In the realm of oncology research, the utilization of three-dimensional (3D) cell models has recently taken center stage, signaling a paradigm shift from traditional two-dimensional (2D) cultures. The high throughput 3D drug screening protocol for patient-derived melanoma and renal cell carcinoma, highlighted in the latest publication from SLAS Discovery, encapsulates this scientific advancement and represents a significant culmination of research conducted by the High-Throughput Molecular Screening Center at The Herbert Wertheim UF Scripps Institute for Biomedical Innovation and Technology.
Published on January 11, 2024, with DOI: 10.1016/j.slasd.2024.01.002, the groundbreaking research delineates an ultrahigh throughput screening method for evaluating drug responses using patient-derived 3D organoids. These organoids more accurately imitate the in vivo conditions of tumor microenvironments compared to the flat landscapes of 2D cultures. The comprehensive article provides evidence of the protocol’s effectiveness and discusses its implications for the future of personalized medicine and cancer treatment.
The Need for High Throughput Screening (HTS) in 3D Models
Cancer research has long relied on 2D cell cultures to test the efficacy of therapeutic drugs. However, limitations inherent in these models, such as lack of tissue-specific architecture and cell-to-cell interactions, have led to discrepancies between in vitro effectiveness and actual clinical outcomes. Recognizing the potential of 3D cell cultures to bridge this gap, researchers at the High-Throughput Molecular Screening Center, led by the team of Ortiz Jordan Luis M, Vega Virneliz Fernández VF, and others, embarked on this novel investigative journey.
Patient-Derived Organoids: A Closer Look at Tumor Physiology
The study’s focus on melanoma and renal cell carcinoma (RCC) — two types of cancer with notably high mortality rates — demonstrates the protocol’s relevance and urgency. By utilizing patient-derived primary tumors and their accompanying cancer-associated fibroblasts, the team was able to create 3D organoids that more closely represent the complexity of living tissues.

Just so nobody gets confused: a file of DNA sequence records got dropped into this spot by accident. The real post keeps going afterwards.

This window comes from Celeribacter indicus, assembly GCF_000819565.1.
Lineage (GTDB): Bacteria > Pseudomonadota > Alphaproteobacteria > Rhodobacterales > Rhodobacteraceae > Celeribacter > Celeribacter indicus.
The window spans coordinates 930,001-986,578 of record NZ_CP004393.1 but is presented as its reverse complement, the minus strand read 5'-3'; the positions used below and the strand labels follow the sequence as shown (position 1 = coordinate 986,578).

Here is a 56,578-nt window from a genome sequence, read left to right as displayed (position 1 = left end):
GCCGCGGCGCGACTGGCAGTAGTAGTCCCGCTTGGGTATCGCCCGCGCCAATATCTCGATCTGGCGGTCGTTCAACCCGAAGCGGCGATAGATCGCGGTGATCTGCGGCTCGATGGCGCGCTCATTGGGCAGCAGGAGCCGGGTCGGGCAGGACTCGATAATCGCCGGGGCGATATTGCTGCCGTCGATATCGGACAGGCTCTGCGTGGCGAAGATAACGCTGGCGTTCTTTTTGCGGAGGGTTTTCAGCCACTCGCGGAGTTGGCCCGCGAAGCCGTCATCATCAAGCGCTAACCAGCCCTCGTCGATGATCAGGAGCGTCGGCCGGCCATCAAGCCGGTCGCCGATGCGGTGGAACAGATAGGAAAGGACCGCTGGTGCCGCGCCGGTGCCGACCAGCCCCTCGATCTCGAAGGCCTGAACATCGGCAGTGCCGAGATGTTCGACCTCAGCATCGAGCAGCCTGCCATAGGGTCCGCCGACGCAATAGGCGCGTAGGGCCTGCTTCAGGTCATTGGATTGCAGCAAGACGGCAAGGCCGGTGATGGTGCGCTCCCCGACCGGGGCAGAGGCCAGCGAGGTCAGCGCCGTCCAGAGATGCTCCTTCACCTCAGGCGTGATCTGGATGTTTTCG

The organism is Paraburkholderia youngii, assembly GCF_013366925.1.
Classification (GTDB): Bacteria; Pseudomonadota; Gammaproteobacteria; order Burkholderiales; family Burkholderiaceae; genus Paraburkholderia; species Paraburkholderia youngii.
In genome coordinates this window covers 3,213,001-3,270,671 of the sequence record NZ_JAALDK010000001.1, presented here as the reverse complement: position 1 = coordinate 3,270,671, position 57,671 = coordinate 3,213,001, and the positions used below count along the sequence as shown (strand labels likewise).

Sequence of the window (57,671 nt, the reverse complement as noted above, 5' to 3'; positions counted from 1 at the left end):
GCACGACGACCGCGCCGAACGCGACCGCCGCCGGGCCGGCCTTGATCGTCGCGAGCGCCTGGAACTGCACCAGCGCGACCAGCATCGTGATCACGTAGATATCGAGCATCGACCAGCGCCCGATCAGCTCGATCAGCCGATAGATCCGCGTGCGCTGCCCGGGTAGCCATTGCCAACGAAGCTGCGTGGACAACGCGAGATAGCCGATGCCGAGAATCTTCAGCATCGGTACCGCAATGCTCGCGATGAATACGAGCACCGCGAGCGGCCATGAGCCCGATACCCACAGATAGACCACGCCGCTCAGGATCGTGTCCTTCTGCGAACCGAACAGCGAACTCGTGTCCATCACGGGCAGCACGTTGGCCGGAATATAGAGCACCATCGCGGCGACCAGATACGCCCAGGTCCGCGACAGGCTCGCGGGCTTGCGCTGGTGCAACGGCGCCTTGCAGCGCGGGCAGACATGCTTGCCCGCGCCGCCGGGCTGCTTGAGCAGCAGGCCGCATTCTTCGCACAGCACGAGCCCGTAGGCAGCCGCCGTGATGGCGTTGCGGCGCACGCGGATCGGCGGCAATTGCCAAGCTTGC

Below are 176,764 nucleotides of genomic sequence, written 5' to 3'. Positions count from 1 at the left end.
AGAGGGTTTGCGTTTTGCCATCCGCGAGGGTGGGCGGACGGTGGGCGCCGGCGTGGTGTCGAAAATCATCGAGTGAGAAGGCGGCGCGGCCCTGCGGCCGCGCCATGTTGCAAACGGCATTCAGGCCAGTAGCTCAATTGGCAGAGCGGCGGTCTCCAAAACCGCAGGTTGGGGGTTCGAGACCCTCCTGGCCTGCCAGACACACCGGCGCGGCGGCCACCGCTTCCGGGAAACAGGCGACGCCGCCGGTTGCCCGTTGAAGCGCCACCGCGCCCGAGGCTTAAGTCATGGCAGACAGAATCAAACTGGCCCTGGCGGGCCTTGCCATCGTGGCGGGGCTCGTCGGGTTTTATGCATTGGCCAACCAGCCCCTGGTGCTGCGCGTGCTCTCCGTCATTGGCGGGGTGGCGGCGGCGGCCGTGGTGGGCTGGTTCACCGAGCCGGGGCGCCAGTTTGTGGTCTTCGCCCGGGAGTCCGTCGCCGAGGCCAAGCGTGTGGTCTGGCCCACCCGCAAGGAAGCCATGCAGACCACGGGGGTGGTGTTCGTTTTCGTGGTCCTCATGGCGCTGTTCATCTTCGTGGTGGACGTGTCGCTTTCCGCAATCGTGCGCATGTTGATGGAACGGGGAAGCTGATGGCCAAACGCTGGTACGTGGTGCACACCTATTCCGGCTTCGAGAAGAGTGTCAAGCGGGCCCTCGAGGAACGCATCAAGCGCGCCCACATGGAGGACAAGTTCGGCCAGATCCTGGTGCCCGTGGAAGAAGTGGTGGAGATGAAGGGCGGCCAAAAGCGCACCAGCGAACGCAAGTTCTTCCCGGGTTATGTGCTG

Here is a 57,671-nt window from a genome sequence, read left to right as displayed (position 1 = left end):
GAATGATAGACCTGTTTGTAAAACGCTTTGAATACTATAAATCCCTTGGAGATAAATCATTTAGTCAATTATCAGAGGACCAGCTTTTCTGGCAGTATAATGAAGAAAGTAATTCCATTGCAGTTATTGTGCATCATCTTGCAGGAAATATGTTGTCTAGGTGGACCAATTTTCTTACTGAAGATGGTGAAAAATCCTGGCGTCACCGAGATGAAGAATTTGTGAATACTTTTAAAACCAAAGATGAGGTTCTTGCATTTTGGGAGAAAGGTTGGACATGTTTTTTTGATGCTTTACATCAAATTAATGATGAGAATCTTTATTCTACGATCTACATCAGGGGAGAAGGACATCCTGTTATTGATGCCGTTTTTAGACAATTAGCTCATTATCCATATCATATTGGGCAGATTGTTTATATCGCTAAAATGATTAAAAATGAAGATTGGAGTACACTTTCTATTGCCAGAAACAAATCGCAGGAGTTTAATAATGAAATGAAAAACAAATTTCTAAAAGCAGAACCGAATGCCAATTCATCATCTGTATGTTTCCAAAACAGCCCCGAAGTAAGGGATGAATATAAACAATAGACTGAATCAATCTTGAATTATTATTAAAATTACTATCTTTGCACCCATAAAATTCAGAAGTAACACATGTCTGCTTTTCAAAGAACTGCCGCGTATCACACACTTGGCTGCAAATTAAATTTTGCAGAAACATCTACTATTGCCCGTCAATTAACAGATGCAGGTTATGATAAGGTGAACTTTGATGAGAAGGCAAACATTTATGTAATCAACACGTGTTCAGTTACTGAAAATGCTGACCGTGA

The organoids were subjected to the National Cancer Institute’s (NCI) library of Food and Drug Administration (FDA) approved oncologic drugs, which allowed the team to scrutinize the heterogeneity in drug responses rooted in genetic variation. Remarkably, this response did not significantly fluctuate based on whether the cells were cultured in a matrix or scaffold-free environments, emphasizing the genetic predisposition over extracellular influences.
Innovations in Drug Screening: 3D Versus 2D
The pivotal findings presented by the research team showcase the enhanced capabilities of 3D cell cultures in drug response profiling. They highlight the disparities in drug responses when comparing 2D versus 3D cultured cancer cells, reinforcing the need for screening protocols that incorporate the third dimension.
Autologous patient-derived cancer-associated fibroblasts were factored into the study to consider the tumor-stroma interactions, which are crucial in understanding drug penetration and resistance mechanisms. The outcome of this comprehensive approach facilitates a sharper lens for identifying potentially efficacious cancer therapies, which paves the way for off-label drug use and repurposing.
The Methodological Backbone of HTS in 3D Cultures
The elaboration of the procedures used in the SLAS Discovery article is of paramount significance, as it provides the scientific community with a viable template for 3D HTS. From sample preparation to data acquisition, each step is meticulously detailed to ensure that the reproducibility and reliability of the results are maintained when adopted by other research centers.
1. High Throughput 3D Drug Screening
2. Patient-Derived Organoids Cancer
3. Melanoma Renal Cell Carcinoma Research
4. 3D Models in Oncology HTS
5. Personalized Medicine Cancer Treatment
The Implications and Future Horizons of HTS 3D Screening
By leveraging high throughput screening with patient-derived 3D models, this research stands to revolutionize personalized oncology offerings. It creates an informed path to assess the viability of myriad drugs, potentially allowing clinicians to design tailored treatment regimens that are more effective and less toxic.
Moreover, the platform described in the study presents an expansive opportunity to test other cancer types, moving beyond melanoma and RCC. Researchers could employ this protocol for HTS of various tumor models, expediting the discovery and optimization of precision therapies in oncology.
In conclusion, the novel approach set forth in the January 2024 issue of SLAS Discovery is a testament to the persistent quest for innovation in the fight against cancer. The meticulous design and execution of the high throughput 3D drug screening protocol exemplify the potential of patient-derived 3D organoid models in evaluating therapeutic responses. As the scientific community moves forward, such pioneering work will continue to guide the path towards more effective and personalized treatments for cancer patients worldwide.
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Declaration of Competing Interest
The authors declared no potential conflict of interest with respect to the research, authorship, and/or publication of this article.